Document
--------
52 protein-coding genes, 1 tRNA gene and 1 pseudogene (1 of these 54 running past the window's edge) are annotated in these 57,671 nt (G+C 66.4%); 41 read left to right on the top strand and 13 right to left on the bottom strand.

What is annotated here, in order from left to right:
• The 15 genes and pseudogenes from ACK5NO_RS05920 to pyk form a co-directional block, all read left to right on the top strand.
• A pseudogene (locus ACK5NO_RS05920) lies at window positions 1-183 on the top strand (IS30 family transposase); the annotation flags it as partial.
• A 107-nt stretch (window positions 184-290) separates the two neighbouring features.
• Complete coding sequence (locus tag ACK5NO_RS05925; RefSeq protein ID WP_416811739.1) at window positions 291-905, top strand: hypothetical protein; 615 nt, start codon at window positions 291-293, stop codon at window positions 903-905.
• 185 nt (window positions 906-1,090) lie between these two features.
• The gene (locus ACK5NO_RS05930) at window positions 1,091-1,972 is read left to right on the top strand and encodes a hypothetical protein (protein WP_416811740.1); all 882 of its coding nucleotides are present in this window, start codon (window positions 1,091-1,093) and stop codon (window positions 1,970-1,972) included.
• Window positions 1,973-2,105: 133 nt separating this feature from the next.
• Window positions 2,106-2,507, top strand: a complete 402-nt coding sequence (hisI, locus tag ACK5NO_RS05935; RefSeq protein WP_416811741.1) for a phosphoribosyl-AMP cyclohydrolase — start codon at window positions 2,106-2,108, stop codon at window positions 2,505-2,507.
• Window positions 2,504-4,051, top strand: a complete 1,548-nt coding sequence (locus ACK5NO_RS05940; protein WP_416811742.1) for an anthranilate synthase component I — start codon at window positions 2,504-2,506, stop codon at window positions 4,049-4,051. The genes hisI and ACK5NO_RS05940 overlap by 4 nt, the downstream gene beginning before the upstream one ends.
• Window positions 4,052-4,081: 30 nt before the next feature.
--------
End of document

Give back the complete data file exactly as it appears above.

52 protein-coding genes, 1 tRNA gene and 1 pseudogene (1 of these 54 running past the window's edge) are annotated in these 57,671 nt (G+C 66.4%); 41 read left to right on the top strand and 13 right to left on the bottom strand.

What is annotated here, in order from left to right:
• The 15 genes and pseudogenes from ACK5NO_RS05920 to pyk form a co-directional block, all read left to right on the top strand.
• A pseudogene (locus ACK5NO_RS05920) lies at window positions 1-183 on the top strand (IS30 family transposase); the annotation flags it as partial.
• A 107-nt stretch (window positions 184-290) separates the two neighbouring features.
• Complete coding sequence (locus tag ACK5NO_RS05925; RefSeq protein ID WP_416811739.1) at window positions 291-905, top strand: hypothetical protein; 615 nt, start codon at window positions 291-293, stop codon at window positions 903-905.
• 185 nt (window positions 906-1,090) lie between these two features.
• The gene (locus ACK5NO_RS05930) at window positions 1,091-1,972 is read left to right on the top strand and encodes a hypothetical protein (protein WP_416811740.1); all 882 of its coding nucleotides are present in this window, start codon (window positions 1,091-1,093) and stop codon (window positions 1,970-1,972) included.
• Window positions 1,973-2,105: 133 nt separating this feature from the next.
• Window positions 2,106-2,507, top strand: a complete 402-nt coding sequence (hisI, locus tag ACK5NO_RS05935; RefSeq protein WP_416811741.1) for a phosphoribosyl-AMP cyclohydrolase — start codon at window positions 2,106-2,108, stop codon at window positions 2,505-2,507.
• Window positions 2,504-4,051, top strand: a complete 1,548-nt coding sequence (locus ACK5NO_RS05940; protein WP_416811742.1) for an anthranilate synthase component I — start codon at window positions 2,504-2,506, stop codon at window positions 4,049-4,051. The genes hisI and ACK5NO_RS05940 overlap by 4 nt, the downstream gene beginning before the upstream one ends.
• Window positions 4,052-4,081: 30 nt before the next feature.